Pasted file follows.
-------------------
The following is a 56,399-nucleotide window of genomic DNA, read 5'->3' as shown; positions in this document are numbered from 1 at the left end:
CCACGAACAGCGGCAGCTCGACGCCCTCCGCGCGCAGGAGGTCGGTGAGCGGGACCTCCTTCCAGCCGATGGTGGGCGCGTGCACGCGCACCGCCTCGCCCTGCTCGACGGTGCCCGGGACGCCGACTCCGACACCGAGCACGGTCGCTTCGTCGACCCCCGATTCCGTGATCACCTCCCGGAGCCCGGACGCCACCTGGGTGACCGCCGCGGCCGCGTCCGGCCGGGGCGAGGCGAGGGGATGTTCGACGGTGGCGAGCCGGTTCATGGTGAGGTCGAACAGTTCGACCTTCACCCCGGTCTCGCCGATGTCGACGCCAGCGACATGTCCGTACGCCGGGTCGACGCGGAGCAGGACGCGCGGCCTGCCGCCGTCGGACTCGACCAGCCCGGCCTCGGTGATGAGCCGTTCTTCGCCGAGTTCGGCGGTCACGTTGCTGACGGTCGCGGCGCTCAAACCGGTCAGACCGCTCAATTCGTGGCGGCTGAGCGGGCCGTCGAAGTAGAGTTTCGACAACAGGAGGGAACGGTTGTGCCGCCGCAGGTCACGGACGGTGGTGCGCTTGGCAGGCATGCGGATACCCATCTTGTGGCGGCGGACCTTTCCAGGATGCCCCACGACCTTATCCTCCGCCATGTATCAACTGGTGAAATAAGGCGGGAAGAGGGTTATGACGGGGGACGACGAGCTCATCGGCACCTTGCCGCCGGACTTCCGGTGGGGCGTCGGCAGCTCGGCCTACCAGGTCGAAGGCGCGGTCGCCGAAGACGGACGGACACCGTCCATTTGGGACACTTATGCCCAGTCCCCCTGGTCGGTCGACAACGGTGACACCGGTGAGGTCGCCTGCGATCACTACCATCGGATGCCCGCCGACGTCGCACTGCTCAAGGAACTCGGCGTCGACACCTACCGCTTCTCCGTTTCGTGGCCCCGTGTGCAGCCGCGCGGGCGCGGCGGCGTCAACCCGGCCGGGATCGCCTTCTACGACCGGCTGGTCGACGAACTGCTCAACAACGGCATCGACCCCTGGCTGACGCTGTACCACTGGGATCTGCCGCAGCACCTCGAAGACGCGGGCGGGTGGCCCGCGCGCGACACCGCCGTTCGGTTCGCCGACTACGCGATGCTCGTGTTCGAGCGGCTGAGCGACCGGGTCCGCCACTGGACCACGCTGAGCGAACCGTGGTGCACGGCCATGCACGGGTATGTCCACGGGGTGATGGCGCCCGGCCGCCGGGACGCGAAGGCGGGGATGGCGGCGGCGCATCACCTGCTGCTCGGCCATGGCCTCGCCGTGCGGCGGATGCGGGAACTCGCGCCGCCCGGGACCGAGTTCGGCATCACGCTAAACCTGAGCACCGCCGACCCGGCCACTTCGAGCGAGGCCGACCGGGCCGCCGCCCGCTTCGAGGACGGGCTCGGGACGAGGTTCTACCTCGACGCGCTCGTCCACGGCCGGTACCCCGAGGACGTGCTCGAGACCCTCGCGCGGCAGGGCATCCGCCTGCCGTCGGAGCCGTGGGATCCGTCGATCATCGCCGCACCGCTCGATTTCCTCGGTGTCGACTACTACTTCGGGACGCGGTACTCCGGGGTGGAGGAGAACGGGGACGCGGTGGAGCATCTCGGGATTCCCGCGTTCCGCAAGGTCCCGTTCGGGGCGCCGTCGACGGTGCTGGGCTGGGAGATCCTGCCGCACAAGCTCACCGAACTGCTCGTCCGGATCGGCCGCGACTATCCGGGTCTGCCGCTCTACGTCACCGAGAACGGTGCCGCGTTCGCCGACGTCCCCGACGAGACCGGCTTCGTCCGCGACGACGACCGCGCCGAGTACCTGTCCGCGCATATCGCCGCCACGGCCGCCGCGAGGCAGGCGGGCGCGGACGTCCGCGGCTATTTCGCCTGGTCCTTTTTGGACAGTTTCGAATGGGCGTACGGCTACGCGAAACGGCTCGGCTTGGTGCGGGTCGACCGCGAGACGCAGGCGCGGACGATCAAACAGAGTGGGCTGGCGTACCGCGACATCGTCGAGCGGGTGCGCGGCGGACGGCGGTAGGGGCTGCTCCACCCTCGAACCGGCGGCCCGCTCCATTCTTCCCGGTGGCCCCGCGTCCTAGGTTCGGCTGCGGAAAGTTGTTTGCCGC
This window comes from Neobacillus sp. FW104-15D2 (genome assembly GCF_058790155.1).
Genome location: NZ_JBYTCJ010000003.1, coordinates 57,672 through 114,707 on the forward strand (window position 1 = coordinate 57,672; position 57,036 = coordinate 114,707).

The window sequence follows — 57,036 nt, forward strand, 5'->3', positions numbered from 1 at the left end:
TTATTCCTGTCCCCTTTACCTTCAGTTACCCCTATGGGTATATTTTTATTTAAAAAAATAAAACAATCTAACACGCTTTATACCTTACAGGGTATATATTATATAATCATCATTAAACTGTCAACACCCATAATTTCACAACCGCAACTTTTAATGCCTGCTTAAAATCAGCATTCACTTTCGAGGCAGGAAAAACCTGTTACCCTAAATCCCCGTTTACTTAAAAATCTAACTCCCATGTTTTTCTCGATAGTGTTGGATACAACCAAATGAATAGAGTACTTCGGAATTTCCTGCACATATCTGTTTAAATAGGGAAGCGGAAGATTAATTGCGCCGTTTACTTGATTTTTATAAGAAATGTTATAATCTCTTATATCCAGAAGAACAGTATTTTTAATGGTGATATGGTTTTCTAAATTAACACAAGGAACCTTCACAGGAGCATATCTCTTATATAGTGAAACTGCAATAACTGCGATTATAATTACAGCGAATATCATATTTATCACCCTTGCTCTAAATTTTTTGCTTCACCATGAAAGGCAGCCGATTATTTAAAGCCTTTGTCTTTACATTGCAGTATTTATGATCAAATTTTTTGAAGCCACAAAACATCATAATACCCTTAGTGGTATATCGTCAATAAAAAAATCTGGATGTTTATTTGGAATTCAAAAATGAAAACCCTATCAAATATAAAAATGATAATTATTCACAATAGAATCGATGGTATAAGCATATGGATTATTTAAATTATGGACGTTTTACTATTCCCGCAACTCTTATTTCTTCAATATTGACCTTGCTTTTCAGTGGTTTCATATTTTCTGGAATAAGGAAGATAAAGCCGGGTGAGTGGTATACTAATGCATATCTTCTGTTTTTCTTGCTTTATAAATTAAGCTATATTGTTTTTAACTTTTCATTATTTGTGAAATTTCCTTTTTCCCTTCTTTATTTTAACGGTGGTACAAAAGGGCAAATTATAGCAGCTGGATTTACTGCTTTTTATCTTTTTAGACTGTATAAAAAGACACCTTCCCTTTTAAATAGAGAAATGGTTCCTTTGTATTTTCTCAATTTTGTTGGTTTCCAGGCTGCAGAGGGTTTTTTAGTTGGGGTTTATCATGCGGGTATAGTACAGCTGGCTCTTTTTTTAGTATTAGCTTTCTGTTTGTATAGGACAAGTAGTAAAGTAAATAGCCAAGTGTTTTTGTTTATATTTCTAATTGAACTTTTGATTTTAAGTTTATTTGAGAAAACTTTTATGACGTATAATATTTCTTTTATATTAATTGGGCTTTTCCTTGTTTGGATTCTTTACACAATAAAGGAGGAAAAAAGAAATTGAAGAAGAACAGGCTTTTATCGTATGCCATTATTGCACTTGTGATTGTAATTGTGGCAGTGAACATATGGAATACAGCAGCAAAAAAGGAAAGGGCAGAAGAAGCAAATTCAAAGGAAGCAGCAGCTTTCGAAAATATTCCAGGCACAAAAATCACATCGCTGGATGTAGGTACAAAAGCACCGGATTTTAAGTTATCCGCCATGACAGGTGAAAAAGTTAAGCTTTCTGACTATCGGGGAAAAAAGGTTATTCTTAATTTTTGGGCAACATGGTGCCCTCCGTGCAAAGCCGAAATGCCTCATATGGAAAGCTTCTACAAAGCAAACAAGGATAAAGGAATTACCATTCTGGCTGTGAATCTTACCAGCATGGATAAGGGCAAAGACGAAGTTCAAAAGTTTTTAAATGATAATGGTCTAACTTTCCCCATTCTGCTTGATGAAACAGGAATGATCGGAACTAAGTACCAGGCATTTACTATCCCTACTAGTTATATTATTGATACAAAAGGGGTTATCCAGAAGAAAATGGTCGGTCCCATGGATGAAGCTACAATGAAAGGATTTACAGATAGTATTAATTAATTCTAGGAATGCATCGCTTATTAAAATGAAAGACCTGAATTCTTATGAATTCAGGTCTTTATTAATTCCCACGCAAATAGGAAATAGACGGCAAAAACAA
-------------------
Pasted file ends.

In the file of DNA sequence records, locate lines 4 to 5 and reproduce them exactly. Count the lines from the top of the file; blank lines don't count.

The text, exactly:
Genome location: NZ_JBYTCJ010000003.1, coordinates 57,672 through 114,707 on the forward strand (window position 1 = coordinate 57,672; position 57,036 = coordinate 114,707).

The window sequence follows — 57,036 nt, forward strand, 5'->3', positions numbered from 1 at the left end: